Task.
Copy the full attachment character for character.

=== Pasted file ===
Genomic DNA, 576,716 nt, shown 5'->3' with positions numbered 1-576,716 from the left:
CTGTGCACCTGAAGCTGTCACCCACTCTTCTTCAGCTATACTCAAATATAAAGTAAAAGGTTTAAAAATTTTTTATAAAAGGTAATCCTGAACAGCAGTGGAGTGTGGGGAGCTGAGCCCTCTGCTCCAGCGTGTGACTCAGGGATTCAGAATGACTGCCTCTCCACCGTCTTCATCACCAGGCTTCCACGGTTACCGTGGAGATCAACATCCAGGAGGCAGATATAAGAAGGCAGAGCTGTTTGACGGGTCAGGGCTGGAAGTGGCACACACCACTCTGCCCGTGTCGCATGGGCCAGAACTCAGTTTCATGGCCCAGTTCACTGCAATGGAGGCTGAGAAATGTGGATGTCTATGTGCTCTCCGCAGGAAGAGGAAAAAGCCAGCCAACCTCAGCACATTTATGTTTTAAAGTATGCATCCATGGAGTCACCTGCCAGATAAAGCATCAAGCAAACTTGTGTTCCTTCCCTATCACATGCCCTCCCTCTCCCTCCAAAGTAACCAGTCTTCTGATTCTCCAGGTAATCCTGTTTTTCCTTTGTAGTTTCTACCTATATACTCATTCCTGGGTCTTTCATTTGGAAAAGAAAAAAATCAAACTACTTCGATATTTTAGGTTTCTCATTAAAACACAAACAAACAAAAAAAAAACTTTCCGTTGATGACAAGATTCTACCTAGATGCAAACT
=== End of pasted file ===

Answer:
Genomic DNA, 576,716 nt, shown 5'->3' with positions numbered 1-576,716 from the left:
CTGTGCACCTGAAGCTGTCACCCACTCTTCTTCAGCTATACTCAAATATAAAGTAAAAGGTTTAAAAATTTTTTATAAAAGGTAATCCTGAACAGCAGTGGAGTGTGGGGAGCTGAGCCCTCTGCTCCAGCGTGTGACTCAGGGATTCAGAATGACTGCCTCTCCACCGTCTTCATCACCAGGCTTCCACGGTTACCGTGGAGATCAACATCCAGGAGGCAGATATAAGAAGGCAGAGCTGTTTGACGGGTCAGGGCTGGAAGTGGCACACACCACTCTGCCCGTGTCGCATGGGCCAGAACTCAGTTTCATGGCCCAGTTCACTGCAATGGAGGCTGAGAAATGTGGATGTCTATGTGCTCTCCGCAGGAAGAGGAAAAAGCCAGCCAACCTCAGCACATTTATGTTTTAAAGTATGCATCCATGGAGTCACCTGCCAGATAAAGCATCAAGCAAACTTGTGTTCCTTCCCTATCACATGCCCTCCCTCTCCCTCCAAAGTAACCAGTCTTCTGATTCTCCAGGTAATCCTGTTTTTCCTTTGTAGTTTCTACCTATATACTCATTCCTGGGTCTTTCATTTGGAAAAGAAAAAAATCAAACTACTTCGATATTTTAGGTTTCTCATTAAAACACAAACAAACAAAAAAAAAACTTTCCGTTGATGACAAGATTCTACCTAGATGCAAACT